I agree that Andrew's steps 2-4 are worthwhile. But as a troubleshooting procedure, it's more efficient and effective to first identify whether the current profile is causing the problem by trying a known profile (sRGB). It takes just a few minutes to try sRGB, and if that doesn't eliminate the symptoms (missing thumbnails or a mismatch between Library and Develop), the user can move on.  If it does eliminate the symptoms, then the user can try the much more time-consuming steps of recalibration, matrix instead of LUT, and version 2 instead of version 4. 

Of the users who are calibrating, there are, a large number who don't know how to check their calibration software authoritatively for matrix-versus-LUT and version.  There's no simple list of precise recipes for all the different versions of calibration utilities. They're more likely to figure out how to do it if they're first convinced (quickly) that the profile is the cause of the problem.

Of users who don't calibrate, most of them are on modern, lower-cost displays that are fair approximations to sRGB, or they're on a display with a vendor-provided display profile.  In either case, they were previously getting results that were acceptable for their purposes (which usually aren't your purposes or my purposes).  Then their profile gets changed somehow, typically by Windows Update assigning a manufacturer-supplied profile that LR chokes on.  At this point, we can tell them to spend money and time to calibrate, which will typically take at least a week, or we can help them to get back quickly to the way things were before their profile got changed underneath them. And we can point them to a gentle introduction to calibration (as the Lightroom Queen article does).  Let's not make the perfect be the enemy of the good.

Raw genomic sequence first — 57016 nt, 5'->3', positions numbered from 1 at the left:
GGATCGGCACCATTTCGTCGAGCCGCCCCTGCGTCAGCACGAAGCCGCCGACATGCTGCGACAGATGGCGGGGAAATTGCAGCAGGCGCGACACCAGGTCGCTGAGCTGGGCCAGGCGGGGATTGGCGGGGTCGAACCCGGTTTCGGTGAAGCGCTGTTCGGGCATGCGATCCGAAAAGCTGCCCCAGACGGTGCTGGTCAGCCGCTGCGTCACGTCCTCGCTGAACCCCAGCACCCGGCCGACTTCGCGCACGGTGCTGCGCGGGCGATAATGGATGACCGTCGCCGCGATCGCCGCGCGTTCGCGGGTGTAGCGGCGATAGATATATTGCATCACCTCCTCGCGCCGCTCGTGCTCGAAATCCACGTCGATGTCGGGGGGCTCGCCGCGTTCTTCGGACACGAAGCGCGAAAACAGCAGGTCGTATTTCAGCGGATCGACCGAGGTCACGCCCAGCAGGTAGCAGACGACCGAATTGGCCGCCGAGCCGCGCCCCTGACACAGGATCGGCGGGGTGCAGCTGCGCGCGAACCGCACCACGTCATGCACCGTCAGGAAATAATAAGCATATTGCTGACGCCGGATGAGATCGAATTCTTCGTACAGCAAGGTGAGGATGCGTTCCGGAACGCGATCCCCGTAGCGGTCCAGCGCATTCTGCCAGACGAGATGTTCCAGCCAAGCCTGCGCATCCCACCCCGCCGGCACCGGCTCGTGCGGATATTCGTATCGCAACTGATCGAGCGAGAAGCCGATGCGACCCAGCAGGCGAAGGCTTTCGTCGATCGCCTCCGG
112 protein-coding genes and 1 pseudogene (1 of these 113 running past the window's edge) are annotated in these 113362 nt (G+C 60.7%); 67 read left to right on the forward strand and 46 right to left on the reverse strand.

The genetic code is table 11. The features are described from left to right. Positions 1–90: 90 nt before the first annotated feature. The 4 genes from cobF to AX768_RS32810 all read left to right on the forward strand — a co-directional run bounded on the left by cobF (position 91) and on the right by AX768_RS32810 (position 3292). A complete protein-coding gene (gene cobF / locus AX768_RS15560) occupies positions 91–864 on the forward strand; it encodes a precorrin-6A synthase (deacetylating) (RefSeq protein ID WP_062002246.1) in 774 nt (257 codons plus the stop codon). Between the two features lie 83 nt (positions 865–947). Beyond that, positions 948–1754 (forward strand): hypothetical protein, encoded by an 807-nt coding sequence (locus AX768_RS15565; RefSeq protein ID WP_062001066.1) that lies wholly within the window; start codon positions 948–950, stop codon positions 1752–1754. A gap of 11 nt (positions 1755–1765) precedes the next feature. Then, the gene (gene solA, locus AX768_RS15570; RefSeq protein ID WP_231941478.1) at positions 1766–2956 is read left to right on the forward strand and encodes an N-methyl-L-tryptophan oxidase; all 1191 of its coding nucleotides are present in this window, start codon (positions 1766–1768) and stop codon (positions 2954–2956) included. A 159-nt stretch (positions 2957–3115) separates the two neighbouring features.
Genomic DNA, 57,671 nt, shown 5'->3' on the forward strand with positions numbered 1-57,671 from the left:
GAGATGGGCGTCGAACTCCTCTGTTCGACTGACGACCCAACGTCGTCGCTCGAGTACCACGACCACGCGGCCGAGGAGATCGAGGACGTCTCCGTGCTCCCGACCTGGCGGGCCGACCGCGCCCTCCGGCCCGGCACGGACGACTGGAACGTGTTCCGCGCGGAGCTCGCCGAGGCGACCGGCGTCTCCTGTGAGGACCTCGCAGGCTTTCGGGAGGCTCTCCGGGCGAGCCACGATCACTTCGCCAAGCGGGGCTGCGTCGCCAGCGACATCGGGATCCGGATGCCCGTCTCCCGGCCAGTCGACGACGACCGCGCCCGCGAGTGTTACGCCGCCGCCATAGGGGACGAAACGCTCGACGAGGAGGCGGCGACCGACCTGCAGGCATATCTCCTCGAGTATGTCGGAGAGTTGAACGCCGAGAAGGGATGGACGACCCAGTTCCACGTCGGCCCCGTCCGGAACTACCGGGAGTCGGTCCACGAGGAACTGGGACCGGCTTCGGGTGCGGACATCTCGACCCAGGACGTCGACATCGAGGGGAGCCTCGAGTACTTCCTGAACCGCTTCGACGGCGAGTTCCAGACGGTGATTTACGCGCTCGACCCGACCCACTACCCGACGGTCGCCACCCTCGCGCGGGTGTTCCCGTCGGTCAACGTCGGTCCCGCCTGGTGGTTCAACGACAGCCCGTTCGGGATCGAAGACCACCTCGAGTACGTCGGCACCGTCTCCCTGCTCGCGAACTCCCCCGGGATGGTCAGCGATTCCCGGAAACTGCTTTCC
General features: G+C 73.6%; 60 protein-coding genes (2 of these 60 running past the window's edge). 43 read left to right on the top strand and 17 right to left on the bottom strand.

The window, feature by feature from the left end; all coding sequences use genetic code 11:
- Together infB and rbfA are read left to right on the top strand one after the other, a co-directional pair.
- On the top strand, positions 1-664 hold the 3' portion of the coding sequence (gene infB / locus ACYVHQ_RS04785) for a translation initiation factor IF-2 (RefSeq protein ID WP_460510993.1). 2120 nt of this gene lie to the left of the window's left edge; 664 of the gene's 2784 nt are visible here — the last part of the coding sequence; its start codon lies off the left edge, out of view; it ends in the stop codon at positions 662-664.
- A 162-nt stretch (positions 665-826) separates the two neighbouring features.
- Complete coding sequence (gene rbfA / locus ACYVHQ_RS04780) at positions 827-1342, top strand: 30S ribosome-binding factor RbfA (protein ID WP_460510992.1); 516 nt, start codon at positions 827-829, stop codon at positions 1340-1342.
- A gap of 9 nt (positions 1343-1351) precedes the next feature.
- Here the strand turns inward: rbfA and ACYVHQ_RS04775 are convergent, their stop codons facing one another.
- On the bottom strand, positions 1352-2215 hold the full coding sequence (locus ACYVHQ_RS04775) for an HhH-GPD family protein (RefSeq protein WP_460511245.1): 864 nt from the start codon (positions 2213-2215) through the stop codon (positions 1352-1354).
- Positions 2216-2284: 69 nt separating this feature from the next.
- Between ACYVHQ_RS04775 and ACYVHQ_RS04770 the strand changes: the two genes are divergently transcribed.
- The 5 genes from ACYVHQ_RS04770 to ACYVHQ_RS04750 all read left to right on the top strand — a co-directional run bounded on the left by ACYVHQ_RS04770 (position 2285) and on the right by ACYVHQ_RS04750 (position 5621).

Photo of Todd Shaner

Todd Shaner, Champion

  • 1965 Posts
  • 664 Reply Likes
John, I've forked the conversation between Andrew and I to a separate post since it was going way off topic. I apologize for causing any confusion as to the original topic concerning the Adobe Help article.

https://feedback.photoshop.com/photoshop_family/topics/display-calibration-alternatives

Photo of John R. Ellis

John R. Ellis, Champion

  • 5132 Posts
  • 1456 Reply Likes
No worries, understood.
Photo of Rikk Flohr

Rikk Flohr, Official Rep

  • 7585 Posts
  • 1730 Reply Likes
I've forwarded this to the documentation team for review. 

Thanks for the information.